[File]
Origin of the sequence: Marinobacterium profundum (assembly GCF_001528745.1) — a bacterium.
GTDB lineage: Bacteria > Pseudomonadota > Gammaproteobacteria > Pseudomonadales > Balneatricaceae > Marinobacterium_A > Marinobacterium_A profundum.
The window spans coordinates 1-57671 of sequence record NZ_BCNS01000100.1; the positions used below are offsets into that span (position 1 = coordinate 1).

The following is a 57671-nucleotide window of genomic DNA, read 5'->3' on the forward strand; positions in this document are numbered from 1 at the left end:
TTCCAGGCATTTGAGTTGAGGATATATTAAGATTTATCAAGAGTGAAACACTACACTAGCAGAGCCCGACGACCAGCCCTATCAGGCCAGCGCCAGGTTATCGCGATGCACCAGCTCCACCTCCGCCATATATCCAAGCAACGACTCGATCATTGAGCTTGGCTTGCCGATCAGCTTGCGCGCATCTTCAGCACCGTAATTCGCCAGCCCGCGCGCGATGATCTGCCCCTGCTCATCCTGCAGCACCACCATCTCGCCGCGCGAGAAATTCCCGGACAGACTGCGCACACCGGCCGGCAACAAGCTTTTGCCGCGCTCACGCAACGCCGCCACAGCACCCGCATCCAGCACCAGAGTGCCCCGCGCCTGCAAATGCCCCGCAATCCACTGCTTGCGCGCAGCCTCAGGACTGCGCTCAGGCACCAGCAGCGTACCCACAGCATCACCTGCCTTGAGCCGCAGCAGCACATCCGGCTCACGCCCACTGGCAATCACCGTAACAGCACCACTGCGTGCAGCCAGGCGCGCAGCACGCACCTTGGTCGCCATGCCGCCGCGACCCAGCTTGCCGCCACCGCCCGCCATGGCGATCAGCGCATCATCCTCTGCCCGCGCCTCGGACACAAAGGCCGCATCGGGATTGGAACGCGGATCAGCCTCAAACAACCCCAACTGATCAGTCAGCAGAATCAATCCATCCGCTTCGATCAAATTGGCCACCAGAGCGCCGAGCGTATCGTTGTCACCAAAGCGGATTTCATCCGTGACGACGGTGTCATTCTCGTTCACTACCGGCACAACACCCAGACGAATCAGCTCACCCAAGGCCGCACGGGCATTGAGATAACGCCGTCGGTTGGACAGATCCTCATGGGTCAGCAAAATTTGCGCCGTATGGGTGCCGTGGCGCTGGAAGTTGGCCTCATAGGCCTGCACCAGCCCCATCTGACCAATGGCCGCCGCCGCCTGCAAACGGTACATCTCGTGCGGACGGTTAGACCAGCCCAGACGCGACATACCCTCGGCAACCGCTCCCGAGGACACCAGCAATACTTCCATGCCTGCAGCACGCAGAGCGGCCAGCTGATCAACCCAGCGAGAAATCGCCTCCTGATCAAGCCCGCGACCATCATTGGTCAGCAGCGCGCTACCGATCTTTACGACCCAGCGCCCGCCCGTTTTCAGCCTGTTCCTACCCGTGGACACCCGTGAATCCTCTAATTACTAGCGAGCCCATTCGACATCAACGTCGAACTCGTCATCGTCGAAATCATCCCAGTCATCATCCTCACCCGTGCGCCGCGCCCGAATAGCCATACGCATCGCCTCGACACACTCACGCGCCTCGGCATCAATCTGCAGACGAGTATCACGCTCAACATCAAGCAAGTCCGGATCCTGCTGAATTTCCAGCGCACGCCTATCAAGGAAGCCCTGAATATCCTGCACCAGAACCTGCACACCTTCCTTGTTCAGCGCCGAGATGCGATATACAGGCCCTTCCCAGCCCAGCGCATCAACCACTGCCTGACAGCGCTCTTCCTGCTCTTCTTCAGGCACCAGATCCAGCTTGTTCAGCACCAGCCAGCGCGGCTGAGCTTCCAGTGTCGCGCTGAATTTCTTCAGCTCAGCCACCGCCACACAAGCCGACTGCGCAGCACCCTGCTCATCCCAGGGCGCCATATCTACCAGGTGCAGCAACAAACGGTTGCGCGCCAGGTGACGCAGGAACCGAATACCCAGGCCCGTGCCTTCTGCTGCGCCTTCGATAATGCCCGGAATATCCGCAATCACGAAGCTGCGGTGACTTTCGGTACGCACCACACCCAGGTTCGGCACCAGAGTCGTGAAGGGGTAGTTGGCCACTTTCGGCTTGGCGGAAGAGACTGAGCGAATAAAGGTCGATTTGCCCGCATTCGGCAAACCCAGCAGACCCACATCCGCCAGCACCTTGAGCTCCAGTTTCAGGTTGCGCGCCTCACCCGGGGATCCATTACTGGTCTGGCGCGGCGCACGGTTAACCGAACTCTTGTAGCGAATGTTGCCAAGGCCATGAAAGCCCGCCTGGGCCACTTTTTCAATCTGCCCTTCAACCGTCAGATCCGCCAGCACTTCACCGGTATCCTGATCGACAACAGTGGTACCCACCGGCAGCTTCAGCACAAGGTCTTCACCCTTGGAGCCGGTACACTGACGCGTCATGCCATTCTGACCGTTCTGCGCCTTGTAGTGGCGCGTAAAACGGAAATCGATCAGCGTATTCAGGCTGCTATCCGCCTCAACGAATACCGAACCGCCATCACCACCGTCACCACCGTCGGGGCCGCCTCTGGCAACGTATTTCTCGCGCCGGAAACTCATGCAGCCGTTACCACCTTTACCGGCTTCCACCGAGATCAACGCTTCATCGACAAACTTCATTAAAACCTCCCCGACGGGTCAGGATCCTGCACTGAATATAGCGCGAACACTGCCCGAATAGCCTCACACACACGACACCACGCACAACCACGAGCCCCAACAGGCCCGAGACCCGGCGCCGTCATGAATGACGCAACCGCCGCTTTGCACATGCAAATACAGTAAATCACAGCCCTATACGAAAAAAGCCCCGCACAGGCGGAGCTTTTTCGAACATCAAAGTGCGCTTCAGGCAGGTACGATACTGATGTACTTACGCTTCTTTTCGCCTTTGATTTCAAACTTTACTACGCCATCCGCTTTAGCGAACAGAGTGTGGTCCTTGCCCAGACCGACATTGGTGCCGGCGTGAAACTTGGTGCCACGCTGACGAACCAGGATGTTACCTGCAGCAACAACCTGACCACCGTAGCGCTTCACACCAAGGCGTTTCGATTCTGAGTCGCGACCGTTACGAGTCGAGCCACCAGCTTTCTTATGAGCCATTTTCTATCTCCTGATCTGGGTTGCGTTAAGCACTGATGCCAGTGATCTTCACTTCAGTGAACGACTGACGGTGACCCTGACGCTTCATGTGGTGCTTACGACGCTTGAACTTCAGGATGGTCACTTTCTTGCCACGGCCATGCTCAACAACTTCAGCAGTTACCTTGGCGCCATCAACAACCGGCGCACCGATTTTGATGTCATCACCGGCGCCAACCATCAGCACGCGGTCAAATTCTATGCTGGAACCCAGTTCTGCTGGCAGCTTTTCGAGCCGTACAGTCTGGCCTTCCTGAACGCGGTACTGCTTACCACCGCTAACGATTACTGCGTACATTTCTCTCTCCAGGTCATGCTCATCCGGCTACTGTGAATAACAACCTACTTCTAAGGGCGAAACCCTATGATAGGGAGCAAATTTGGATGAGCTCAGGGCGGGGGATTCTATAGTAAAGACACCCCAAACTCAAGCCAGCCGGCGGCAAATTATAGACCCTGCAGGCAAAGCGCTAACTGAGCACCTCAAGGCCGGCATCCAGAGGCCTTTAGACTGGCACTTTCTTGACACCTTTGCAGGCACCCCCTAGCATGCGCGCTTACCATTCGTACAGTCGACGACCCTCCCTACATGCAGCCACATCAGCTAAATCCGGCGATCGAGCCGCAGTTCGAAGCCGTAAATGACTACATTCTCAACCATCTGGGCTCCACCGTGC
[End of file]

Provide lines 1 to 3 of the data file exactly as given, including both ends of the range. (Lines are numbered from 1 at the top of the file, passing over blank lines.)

Origin of the sequence: Marinobacterium profundum (assembly GCF_001528745.1) — a bacterium.
GTDB lineage: Bacteria > Pseudomonadota > Gammaproteobacteria > Pseudomonadales > Balneatricaceae > Marinobacterium_A > Marinobacterium_A profundum.
The window spans coordinates 1-57671 of sequence record NZ_BCNS01000100.1; the positions used below are offsets into that span (position 1 = coordinate 1).